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Cycling the South Downs Way – how not to do it

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Muddy Tire Tracks

I recently attempted the South Downs Way Randonnee – a mountain bike ride organised by the British Heart Foundation. It went rather badly. In the hope that you might learn from my failure, here is how and why I failed to complete the ride. 😉

First failure

I think my first mistake was to start late. The first riders were leaving Winchester at 5:00 AM. I left at 6:45. Leaving earlier gives you a bigger window of daylight to complete the ride. Given that anything can happen out on the Downs, it’s wise to have the biggest window of opportunity possible.

To avoid my first failure: start any ride as soon as you possibly can.

Second failure

When I got a puncture after about 2 hours on the ride, I realised that carrying only one spare tube was a stupid idea. Having used my spare, I would have no way of dealing with a puncture. So I was probably one fifth of the way through the journey, with no puncture repair options.

To avoid my second failure: take plenty of spares. Is one tube enough?

Third failure

After repairing my puncture and having a minor fall, I noticed my cleat was a little bit loose. Not only had I failed to check that my clipless shoe cleats were tight before the ride, I wasn’t carrying any allen keys, so I had no way to tighten them mid-ride. By the time I found a cyclist with allen keys, one of the cleat bolts had sheared off, leaving me with a cleat that was only attached to my shoe at one point.

Then I discovered that I couldn’t remove my shoe from the pedal. So I was stuck to my right pedal. No problem, I thought, I’ll just keep on cycling until I find a rest stop!

This was a stupid idea because the South Downs Way was a mudbath, having been deluged with rain over the preceding week. So there were stretches of path that were uncycleable, and there were also plenty of gates and steps to clamber over. When faced with these, I had to unstrap my foot from my right shoe, and slip and slide my way through the mud with one shoe and one sock.

This was not the fun bike ride I had imagined.

To avoid my third failure: carry basic tools.

Fourth failure

Just when I thought having my shoe stuck to the pedal was fairly miserable, it came unstuck. I felt a moment of joy at having my shoe back, until I realised how little grip my cleatless shoe had on the pedal! So I had one good foot/pedal combo, the other was a free-floating ice-skating mess. While I could just about nudge the pedal with my cleatless shoe, I could not grip the pedal or use it for support or balance. So careering round the muddy bogs and steep hills of the Downs was additionally dangerous.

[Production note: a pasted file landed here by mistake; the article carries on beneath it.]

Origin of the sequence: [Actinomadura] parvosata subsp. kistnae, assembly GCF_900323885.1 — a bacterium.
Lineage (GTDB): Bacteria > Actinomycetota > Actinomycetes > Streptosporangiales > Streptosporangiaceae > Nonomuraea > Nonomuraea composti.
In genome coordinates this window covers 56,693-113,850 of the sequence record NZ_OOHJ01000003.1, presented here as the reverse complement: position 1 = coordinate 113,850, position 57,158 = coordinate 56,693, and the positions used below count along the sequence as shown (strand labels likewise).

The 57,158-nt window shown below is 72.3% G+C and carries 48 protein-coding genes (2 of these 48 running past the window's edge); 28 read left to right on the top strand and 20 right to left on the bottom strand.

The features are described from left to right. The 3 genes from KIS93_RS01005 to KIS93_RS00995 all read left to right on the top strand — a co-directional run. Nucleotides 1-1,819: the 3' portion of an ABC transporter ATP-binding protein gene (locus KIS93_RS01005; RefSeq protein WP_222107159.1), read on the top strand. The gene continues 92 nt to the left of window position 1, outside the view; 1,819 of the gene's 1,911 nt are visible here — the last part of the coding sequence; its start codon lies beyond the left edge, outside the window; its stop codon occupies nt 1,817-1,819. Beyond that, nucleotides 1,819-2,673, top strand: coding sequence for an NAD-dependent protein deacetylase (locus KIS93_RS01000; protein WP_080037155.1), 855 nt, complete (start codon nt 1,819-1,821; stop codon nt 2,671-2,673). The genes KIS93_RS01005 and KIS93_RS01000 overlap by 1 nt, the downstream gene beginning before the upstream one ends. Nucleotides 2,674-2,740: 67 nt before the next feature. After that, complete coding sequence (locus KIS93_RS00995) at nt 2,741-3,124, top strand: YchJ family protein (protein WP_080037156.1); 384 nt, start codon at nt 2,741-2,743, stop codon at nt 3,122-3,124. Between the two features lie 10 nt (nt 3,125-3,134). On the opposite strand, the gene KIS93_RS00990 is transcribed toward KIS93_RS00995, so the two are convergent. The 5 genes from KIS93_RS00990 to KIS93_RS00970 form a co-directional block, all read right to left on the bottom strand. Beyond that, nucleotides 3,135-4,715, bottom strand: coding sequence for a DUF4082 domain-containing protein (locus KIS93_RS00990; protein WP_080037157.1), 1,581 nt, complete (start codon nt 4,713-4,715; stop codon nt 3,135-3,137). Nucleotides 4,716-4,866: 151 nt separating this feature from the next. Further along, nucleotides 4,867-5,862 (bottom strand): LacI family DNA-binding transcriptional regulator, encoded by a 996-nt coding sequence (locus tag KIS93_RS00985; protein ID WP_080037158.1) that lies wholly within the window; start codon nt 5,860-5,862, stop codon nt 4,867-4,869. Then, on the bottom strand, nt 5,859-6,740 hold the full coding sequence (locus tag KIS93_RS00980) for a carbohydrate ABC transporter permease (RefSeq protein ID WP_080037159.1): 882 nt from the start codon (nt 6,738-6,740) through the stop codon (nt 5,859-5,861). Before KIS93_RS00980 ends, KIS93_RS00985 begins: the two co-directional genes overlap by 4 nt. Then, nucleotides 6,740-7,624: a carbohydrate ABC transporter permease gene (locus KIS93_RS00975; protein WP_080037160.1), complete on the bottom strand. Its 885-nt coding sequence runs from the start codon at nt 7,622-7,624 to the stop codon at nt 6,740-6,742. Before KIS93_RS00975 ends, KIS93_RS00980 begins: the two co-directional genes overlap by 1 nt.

During all of this I was sustained by the belief that the first rest stop was manned by a mechanic, who I imagined sitting next to a box full of allen keys and cleat bolts. So I trundled on, slip-sliding my way cautiously along.

Sadly, it took me so much time to reach the rest stop that the mechanic had moved on to the next rest area. Hearing this, I was so deflated, so disappointed, so mud-covered, scratched and dejected that I realised I was beat. The next rest stop was 15 miles away. 15 miles of boggy, slimy, slidy Downs. And me, with only one pedal.

While I could have done it (perhaps), I was losing too much time. At the rate I was going I would never reach Devil’s Dyke (my destination) before dusk. So I abandoned the ride, and caught a train home.

To avoid my fourth failure: don’t rely on external support. Aim for complete self-sufficiency. If you hear yourself thinking, “I’m sure someone else will have one of those,” realise the risk and make your own plans.

Success?

Despite all the problems, I’m looking forward to trying it again next year. And finishing.

 


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1 comment

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  1. angela808

    well i should say you still have a good experience after having those problems :) keep going!

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